[swift-evolution] Pitch: Improved Swift pointers

Gor Gyolchanyan gor at gyolchanyan.com
Wed Jul 12 15:16:50 CDT 2017

In my understanding, the address manipulation abstractions are as follows:
An address is an integer denoting an index into the current address space (which, in case of a user-space process, is a virtual address space, uniquely allocated by the operating system for that process). The minimal addressable unit (also known as byte, which is not to be confused with an octet) of the address space is the number of contiguous binary digits (also known as bits) that are uniquely identified by a single address (in most modern architectures that number is 8).
A buffer is a range of addresses, denoting a fragment of the address space, where the delimited contiguous sequence of addresses share common semantics.
A pointer is a buffer with some metadata. In statically typed languages the length of the buffer is a compile-time constant and metadata contains type information of the buffer’s contents.
An array is a buffer, representing a contiguous sequence of pointers.

Notice, that in above terms the address space is essentially a buffer denoting all available addresses.

In Swift, the aforementioned concepts correspond to the following types:
address: UnsafeRawPointer, UnsafeRawMutablePointer, OpaquePointer.
buffer: UnsafeRawBufferPointer, UnsafeMutableRawBufferPointer.
pointer: UnsafePointer, UnsafeMutablePointer, AutoreleasingUnsafeMutablePointer.
array: UnsafeBufferPointer, UnsafeMutableBufferPointer.

If the unsafe tools of Swift would be redesigned, I’d suggest defining them in the following manner:
A comparable and hashable address that can be added an address offset, and subtracted another address to get an address offset. An address would also expose a mutable/immutable property that is the byte referred to by that address.
A buffer, that is a random access mutable/immutable collection of addresses, represented as a range.
A pointer, that is a generic type that is represented by an address and the inherent type information of its generic parameter. The pointer would only expose the address in the form of a buffer and would expose the referred object in the form of a mutable/immutable property of the respective type.
An array, that is a random access mutable/immutable collection of pointers, represented as a pointer coupled by a count.

So, in the end, we’d have the following set of types: UnsafeAddress, UnsafeBuffer, UnsafePointer, UnsafeArray (as well as their mutable counter-parts).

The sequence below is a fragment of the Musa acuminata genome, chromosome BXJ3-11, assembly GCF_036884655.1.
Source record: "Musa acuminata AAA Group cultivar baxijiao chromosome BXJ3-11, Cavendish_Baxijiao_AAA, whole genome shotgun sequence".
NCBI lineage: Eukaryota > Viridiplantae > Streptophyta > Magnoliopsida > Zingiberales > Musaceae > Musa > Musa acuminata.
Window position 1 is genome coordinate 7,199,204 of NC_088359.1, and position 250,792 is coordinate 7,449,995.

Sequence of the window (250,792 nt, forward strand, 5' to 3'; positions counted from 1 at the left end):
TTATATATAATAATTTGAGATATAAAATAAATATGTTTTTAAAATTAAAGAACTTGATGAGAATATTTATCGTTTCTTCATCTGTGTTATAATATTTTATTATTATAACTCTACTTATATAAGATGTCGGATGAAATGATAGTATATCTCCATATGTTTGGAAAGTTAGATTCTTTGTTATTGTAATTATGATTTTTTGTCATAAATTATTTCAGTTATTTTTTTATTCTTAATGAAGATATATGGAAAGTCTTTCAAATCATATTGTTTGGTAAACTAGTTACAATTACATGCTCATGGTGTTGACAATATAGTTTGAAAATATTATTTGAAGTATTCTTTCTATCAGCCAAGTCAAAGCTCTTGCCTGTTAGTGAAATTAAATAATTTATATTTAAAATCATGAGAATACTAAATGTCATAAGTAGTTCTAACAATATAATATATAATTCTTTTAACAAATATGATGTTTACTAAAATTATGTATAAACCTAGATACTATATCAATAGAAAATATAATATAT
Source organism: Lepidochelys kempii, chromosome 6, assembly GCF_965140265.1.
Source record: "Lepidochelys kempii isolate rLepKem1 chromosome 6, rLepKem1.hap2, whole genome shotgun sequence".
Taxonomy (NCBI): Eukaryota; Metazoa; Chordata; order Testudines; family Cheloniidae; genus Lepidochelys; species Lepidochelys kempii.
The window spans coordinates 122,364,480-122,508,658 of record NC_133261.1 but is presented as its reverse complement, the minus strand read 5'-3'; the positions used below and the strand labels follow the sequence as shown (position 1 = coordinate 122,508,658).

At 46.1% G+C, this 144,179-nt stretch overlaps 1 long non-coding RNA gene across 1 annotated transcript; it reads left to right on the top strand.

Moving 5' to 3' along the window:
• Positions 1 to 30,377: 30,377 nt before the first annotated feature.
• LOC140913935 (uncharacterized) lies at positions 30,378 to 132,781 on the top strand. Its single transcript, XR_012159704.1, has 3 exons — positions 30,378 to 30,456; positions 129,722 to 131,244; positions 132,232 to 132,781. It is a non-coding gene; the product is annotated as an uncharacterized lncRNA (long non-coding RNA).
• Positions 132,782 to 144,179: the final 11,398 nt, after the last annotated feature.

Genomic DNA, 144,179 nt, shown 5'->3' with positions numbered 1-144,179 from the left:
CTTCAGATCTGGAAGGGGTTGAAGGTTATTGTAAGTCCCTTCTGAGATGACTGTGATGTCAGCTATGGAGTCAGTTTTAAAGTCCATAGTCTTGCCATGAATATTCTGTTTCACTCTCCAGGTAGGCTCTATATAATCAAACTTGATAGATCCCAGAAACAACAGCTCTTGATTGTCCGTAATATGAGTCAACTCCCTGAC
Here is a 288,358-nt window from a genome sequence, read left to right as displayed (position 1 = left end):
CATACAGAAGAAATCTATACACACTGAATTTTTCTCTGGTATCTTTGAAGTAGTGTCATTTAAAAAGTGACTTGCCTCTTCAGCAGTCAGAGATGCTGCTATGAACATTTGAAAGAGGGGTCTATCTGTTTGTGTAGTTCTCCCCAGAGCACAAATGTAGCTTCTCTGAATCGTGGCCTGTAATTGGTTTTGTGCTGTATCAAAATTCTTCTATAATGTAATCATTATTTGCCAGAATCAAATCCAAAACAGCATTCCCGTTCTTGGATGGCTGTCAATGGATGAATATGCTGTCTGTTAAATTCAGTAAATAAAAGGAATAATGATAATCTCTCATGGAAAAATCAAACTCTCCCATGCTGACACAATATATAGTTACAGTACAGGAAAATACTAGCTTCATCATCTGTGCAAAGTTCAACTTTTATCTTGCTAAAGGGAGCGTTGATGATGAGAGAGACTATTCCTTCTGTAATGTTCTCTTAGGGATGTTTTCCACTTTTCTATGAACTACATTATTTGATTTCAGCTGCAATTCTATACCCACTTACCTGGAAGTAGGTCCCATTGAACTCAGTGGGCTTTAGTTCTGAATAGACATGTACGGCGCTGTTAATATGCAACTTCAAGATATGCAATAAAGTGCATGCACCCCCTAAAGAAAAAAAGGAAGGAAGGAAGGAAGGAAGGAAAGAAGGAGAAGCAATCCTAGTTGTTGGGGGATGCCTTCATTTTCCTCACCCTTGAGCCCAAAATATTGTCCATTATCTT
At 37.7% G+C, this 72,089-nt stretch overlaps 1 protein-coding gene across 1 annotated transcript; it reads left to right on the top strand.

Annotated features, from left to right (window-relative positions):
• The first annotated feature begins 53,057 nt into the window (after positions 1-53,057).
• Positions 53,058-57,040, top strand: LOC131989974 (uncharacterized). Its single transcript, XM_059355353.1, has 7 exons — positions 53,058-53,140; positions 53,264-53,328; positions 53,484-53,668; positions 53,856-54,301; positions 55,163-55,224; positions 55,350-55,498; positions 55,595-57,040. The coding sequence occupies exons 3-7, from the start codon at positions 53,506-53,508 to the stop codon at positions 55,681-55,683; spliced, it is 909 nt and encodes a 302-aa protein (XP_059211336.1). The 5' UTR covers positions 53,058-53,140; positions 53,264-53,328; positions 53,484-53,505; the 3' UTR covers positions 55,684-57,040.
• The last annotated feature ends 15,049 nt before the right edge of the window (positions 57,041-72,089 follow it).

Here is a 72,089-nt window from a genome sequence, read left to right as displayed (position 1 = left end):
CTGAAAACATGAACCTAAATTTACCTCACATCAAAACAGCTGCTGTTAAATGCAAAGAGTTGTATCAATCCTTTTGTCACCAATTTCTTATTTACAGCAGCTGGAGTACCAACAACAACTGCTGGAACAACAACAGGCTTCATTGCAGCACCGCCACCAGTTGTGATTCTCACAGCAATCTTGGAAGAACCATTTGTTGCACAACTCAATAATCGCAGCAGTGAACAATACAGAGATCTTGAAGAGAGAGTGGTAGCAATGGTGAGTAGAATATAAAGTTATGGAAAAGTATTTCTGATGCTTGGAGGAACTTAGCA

The OpaquePointer would then be a thin wrapper around UnsafeAddress and would probably better off renamed to CStructPointer, due to the fact that all non-C usages of this type should be replaced by usage of UnsafeAddress.
And the AutoreleasingUnsafeMutablePointer would also be a thing wrapper around UnsafeAddress with a possible renaming to NSObjectPointer.

> On Jul 12, 2017, at 10:26 PM, Taylor Swift via swift-evolution <swift-evolution at swift.org> wrote:
> Hi all, I’ve written up a proposal to modify the unsafe pointer API for greater consistency, safety, and ease of use.
> ~~~
> Swift currently offers two sets of pointer types — singular pointers such as UnsafeMutablePointer, and vector (buffer) pointers such as UnsafeMutableBufferPointer. This implies a natural separation of tasks the two kinds of pointers are meant to do. For example, buffer pointers implement Collection conformance, while singular pointers do not.
> However, some aspects of the pointer design contradict these implied roles. It is possible to allocate an arbitrary number of instances from a type method on a singular pointer, but not from a buffer pointer. The result of such an operation returns a singular pointer, even though a buffer pointer would be more appropriate to capture the information about the number of instances allocated. It’s possible to subscript into a singular pointer, even though they are not real Collections. Some parts of the current design turn UnsafePointers into downright DangerousPointers, leading users to believe that they have allocated or freed memory when in fact, they have not.
> This proposal seeks to iron out these inconsistencies, and offer a more convenient, more sensible, and less bug-prone API for Swift pointers.
> <https://gist.github.com/kelvin13/a9c033193a28b1d4960a89b25fbffb06 <https://gist.github.com/kelvin13/a9c033193a28b1d4960a89b25fbffb06>>
> ~~~
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